• I Am Mr. Ed
  • Glenn Beck: Racist, Hate Monger, Comedian
  • The Ten Worst Music Videos of all Time
  • Assclowns of the Week

  • Links to the first 33 Assclowns of the Week.
  • Links to Assclowns of the Week 38-63.
  • #106: The Turkey Has Landed edition
  • #105: Blame it on Paris or Putin edition
  • #104: Make Racism Great Again Also Labor Day edition
  • #103: A Funny Thing Happened on the Way to the Toilet edition
  • #102: Orange is the New Fat edition
  • #101: Electoral College Dropouts edition
  • #100: Centennial of Silliness edition
  • #99: Dr. Strangehate edition
  • #98: Get Bentghazi edition
  • #97: SNAPping Your Fingers at the Poor edition
  • #96: Treat or Treat, Kiss My Ass edition
  • #95: Monumental Stupidity double-sized edition
  • #94: House of 'Tards edition
  • #93: You Da Bomb! edition.
  • #92: Akin to a Fool edition.
  • #91: Aurora Moronealis edition.
  • #90: Keep Your Gubmint Hands Off My High Pre'mums and Deductibles! edition.
  • #89: Occupy the Catbird Seat/Thanksgiving edition.
  • #88: Heil Hitler edition.
  • #87: Let Sleeping Elephants Lie edition.
  • #86: the Maniacs edition.
  • #85: The Top 50 Assclowns of 2010 edition.
  • #(19)84: Midterm Madness edition.
  • #83: Spill, Baby, Spill! edition.
  • #82: Leave Corporations Alone, They’re People! edition.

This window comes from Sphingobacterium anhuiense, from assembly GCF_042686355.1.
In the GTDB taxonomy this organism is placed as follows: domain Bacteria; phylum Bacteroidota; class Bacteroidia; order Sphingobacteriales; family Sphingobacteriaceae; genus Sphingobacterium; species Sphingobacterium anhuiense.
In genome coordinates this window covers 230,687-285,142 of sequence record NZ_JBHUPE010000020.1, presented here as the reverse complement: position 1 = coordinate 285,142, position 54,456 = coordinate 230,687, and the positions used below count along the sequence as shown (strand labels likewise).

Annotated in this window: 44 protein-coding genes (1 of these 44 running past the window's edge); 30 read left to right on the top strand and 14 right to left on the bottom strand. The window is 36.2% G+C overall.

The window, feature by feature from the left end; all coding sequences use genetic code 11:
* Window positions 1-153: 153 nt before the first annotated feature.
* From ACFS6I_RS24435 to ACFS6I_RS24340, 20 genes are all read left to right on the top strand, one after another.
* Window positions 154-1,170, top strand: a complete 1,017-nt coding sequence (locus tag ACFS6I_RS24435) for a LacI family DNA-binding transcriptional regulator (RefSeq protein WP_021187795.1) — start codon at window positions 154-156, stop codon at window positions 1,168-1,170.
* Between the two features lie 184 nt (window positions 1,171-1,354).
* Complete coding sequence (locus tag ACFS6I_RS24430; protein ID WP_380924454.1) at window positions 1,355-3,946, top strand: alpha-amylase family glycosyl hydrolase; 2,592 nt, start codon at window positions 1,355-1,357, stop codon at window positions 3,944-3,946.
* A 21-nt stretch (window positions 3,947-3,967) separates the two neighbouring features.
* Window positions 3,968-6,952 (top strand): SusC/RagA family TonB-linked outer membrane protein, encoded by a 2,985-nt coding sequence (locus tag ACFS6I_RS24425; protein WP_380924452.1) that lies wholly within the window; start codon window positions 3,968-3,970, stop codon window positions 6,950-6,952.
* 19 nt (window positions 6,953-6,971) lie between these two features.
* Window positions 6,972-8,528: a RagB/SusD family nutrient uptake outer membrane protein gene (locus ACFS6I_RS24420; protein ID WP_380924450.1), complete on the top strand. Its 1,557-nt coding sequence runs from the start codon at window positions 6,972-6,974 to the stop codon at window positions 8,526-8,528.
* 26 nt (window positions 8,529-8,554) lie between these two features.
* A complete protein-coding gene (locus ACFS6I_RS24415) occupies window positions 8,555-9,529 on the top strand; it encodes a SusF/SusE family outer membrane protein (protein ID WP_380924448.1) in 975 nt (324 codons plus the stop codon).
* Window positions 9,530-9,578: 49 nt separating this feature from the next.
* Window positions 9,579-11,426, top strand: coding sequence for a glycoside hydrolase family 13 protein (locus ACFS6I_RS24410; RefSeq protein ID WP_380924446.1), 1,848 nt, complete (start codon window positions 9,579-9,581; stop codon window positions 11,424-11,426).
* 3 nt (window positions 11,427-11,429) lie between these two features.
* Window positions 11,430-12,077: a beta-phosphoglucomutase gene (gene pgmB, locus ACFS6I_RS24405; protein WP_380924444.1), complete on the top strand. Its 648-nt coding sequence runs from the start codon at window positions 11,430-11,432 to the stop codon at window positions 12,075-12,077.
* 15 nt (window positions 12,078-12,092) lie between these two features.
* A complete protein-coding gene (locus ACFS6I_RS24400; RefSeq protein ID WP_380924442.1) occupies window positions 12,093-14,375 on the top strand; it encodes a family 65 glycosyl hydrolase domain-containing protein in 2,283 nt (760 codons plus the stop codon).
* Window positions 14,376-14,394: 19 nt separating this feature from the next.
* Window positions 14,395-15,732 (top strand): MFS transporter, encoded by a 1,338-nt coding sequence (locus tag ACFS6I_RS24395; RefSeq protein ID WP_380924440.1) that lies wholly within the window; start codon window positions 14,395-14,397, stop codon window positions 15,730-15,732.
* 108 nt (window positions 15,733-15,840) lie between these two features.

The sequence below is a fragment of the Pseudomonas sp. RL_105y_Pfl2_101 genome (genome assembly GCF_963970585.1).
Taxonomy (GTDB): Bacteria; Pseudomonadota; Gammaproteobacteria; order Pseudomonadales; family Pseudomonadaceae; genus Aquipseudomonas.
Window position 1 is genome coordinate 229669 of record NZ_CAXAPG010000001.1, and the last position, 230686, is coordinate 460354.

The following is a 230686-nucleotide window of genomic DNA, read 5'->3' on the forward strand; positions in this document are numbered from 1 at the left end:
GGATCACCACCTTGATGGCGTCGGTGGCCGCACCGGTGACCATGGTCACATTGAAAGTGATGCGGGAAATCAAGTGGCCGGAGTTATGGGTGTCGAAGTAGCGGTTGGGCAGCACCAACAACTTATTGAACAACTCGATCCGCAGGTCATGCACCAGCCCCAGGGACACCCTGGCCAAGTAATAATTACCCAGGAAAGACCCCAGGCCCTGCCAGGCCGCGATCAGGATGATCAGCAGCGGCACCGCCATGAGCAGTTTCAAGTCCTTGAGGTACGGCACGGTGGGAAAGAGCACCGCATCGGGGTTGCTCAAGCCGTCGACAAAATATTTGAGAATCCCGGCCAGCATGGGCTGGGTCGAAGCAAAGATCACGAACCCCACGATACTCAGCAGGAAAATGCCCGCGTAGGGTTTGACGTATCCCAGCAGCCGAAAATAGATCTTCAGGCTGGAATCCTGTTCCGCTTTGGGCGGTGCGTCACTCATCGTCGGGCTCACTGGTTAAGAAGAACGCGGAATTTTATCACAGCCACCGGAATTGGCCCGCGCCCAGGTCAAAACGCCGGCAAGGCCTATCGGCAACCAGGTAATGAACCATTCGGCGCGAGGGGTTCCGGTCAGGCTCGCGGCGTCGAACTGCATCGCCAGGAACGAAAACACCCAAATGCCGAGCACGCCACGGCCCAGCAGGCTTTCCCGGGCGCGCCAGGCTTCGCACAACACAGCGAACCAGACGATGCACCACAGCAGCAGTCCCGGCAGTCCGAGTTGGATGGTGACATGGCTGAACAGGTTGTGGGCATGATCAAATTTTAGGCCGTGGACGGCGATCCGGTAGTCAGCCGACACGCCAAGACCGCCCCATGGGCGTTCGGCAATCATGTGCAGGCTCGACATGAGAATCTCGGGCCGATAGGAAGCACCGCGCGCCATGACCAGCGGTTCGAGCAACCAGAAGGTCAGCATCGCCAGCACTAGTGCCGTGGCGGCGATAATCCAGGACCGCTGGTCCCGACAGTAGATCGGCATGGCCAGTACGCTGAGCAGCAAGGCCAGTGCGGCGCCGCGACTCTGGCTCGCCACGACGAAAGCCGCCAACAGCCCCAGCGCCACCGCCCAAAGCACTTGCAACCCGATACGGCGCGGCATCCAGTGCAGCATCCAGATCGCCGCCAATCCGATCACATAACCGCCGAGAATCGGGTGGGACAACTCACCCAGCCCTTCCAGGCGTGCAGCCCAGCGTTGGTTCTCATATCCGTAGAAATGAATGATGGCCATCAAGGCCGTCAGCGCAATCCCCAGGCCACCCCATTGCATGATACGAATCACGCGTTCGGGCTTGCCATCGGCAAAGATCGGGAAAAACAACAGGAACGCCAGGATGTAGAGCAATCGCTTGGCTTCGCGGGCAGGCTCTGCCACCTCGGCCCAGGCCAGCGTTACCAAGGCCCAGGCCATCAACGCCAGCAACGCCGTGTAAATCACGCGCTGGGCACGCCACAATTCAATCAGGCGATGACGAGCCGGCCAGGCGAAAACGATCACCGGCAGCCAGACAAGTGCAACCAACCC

• #81: Hatin' on Haiti edition.
  • #80: Don't Get Your Panties in a Twist edition.
  • #79: Top 50 Assclowns of 2009 edition.
  • #78: Nattering Nabobs of Negativism edition.
  • #77: ...And Justice For Once edition.
  • #76: Reading Tea Leaves/Labor Day edition.
  • #75: Diamond Jubilee/Inaugural Edition
  • #74: Dropping the Crystal Ball Edition
  • #73: The Twelve Assclowns of Christmas Edition
  • #72: Trick or Treat Election Day Edition
  • #71: Grand Theft Autocrats Edition
  • #70: Soulless Corporations and the Politicians Who Love Them Edition
  • Empire Of The Senseless.
  • Conservative Values for an Unsaved World.
  • Esquire's Charles Pierce.
  • Brilliant @ Breakfast.
  • The Burning Platform.
  • The Rant.
  • Mock, Paper, Scissors.
  • James Petras.
  • Towle Road.
  • Avedon's Sideshow (the new site).
  • At Largely, Larisa Alexandrovna's place.